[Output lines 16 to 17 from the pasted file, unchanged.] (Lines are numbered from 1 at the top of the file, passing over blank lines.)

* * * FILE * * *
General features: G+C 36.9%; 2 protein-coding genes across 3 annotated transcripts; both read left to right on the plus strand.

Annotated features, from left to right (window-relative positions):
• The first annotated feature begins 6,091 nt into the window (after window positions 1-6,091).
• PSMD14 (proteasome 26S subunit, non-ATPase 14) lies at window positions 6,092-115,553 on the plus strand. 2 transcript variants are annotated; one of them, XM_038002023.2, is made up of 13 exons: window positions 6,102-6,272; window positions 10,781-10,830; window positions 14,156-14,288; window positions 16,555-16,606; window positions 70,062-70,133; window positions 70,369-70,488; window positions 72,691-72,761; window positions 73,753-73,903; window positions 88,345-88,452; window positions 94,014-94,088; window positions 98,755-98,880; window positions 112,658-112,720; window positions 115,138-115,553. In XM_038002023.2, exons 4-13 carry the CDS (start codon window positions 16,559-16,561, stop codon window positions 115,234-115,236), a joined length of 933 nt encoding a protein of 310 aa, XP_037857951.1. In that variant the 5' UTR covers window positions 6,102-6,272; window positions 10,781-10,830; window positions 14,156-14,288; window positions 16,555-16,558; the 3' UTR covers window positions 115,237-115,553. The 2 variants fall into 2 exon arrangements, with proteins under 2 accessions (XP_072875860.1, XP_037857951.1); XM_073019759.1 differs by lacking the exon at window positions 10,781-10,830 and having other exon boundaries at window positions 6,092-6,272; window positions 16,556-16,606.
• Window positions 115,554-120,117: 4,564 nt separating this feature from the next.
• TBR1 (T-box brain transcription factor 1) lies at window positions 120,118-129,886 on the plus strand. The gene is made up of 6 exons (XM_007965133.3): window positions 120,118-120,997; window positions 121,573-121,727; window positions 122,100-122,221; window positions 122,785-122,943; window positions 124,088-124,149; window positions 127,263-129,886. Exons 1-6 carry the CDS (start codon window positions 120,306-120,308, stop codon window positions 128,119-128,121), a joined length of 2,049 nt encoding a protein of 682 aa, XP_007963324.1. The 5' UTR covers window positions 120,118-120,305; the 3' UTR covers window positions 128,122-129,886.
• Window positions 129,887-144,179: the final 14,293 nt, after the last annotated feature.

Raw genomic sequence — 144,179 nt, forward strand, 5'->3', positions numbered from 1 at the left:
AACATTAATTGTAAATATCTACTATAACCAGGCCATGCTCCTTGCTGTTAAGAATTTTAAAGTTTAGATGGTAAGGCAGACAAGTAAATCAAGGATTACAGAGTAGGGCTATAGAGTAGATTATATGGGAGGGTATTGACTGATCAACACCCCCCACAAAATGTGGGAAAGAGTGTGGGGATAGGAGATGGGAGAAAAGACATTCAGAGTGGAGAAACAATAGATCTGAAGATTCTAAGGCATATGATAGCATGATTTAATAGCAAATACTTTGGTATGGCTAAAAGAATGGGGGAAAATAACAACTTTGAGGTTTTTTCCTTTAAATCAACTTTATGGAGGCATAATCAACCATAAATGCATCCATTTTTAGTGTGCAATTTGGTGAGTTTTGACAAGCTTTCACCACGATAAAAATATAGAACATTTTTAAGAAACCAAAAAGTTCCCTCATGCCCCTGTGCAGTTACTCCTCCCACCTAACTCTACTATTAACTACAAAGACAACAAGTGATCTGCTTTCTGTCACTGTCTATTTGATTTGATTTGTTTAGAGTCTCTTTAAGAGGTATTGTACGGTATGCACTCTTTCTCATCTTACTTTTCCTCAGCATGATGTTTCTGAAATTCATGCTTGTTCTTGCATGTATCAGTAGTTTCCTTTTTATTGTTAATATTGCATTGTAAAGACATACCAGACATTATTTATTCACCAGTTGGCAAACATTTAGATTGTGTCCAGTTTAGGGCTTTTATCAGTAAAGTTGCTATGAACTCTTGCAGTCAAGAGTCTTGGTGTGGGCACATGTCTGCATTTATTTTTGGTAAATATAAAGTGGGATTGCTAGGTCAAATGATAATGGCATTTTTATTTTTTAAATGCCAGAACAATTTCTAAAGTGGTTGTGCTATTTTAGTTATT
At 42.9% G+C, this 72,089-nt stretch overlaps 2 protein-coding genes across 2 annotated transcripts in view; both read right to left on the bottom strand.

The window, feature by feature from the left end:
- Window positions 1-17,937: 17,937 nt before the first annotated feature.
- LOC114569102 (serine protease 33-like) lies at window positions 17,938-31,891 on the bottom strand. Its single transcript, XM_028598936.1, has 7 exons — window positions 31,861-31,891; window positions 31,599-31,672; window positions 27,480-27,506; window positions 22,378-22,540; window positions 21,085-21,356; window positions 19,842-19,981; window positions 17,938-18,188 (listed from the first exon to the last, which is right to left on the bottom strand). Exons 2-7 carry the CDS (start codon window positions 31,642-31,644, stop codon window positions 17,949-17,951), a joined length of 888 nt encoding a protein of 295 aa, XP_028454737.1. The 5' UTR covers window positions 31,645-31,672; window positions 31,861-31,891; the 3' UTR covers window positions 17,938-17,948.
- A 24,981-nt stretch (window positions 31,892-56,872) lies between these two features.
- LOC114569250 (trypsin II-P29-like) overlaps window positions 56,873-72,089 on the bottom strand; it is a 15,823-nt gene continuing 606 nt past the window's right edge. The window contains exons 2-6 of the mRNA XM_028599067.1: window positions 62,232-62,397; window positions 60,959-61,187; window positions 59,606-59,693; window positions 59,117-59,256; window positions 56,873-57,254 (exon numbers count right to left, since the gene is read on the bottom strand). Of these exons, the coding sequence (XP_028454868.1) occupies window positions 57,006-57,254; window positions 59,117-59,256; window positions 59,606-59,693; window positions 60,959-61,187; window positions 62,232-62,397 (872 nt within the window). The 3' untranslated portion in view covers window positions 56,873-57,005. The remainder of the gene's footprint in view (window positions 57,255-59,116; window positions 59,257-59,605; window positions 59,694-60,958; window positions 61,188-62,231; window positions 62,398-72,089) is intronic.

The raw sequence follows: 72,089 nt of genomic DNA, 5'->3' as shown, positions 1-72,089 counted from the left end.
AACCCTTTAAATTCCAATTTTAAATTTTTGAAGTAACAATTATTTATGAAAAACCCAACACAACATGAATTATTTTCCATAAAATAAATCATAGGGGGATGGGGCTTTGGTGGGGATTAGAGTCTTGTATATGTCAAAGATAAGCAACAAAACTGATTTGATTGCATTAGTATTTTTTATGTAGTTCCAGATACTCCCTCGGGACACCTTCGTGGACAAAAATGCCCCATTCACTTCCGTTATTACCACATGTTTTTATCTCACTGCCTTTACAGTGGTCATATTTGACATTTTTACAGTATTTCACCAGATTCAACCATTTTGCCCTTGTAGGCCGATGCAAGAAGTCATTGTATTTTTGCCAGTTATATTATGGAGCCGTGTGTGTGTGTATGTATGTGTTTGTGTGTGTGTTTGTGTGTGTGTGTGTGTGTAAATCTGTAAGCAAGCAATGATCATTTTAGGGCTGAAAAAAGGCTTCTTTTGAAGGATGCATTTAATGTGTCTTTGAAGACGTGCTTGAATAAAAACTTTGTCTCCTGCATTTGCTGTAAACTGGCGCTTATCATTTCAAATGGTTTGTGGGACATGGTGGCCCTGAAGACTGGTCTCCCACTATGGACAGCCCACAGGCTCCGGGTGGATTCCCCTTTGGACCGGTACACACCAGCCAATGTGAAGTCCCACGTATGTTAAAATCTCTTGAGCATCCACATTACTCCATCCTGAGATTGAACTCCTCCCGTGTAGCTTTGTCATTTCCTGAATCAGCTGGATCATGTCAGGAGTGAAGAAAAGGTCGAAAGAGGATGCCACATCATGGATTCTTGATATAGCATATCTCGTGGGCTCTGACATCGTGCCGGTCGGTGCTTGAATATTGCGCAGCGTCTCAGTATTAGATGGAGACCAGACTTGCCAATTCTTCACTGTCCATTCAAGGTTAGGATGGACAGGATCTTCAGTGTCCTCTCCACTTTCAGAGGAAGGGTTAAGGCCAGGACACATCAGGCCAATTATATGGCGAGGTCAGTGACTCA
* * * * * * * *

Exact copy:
The raw sequence follows: 72,089 nt of genomic DNA, 5'->3' as shown, positions 1-72,089 counted from the left end.
AACCCTTTAAATTCCAATTTTAAATTTTTGAAGTAACAATTATTTATGAAAAACCCAACACAACATGAATTATTTTCCATAAAATAAATCATAGGGGGATGGGGCTTTGGTGGGGATTAGAGTCTTGTATATGTCAAAGATAAGCAACAAAACTGATTTGATTGCATTAGTATTTTTTATGTAGTTCCAGATACTCCCTCGGGACACCTTCGTGGACAAAAATGCCCCATTCACTTCCGTTATTACCACATGTTTTTATCTCACTGCCTTTACAGTGGTCATATTTGACATTTTTACAGTATTTCACCAGATTCAACCATTTTGCCCTTGTAGGCCGATGCAAGAAGTCATTGTATTTTTGCCAGTTATATTATGGAGCCGTGTGTGTGTGTATGTATGTGTTTGTGTGTGTGTTTGTGTGTGTGTGTGTGTGTAAATCTGTAAGCAAGCAATGATCATTTTAGGGCTGAAAAAAGGCTTCTTTTGAAGGATGCATTTAATGTGTCTTTGAAGACGTGCTTGAATAAAAACTTTGTCTCCTGCATTTGCTGTAAACTGGCGCTTATCATTTCAAATGGTTTGTGGGACATGGTGGCCCTGAAGACTGGTCTCCCACTATGGACAGCCCACAGGCTCCGGGTGGATTCCCCTTTGGACCGGTACACACCAGCCAATGTGAAGTCCCACGTATGTTAAAATCTCTTGAGCATCCACATTACTCCATCCTGAGATTGAACTCCTCCCGTGTAGCTTTGTCATTTCCTGAATCAGCTGGATCATGTCAGGAGTGAAGAAAAGGTCGAAAGAGGATGCCACATCATGGATTCTTGATATAGCATATCTCGTGGGCTCTGACATCGTGCCGGTCGGTGCTTGAATATTGCGCAGCGTCTCAGTATTAGATGGAGACCAGACTTGCCAATTCTTCACTGTCCATTCAAGGTTAGGATGGACAGGATCTTCAGTGTCCTCTCCACTTTCAGAGGAAGGGTTAAGGCCAGGACACATCAGGCCAATTATATGGCGAGGTCAGTGACTCA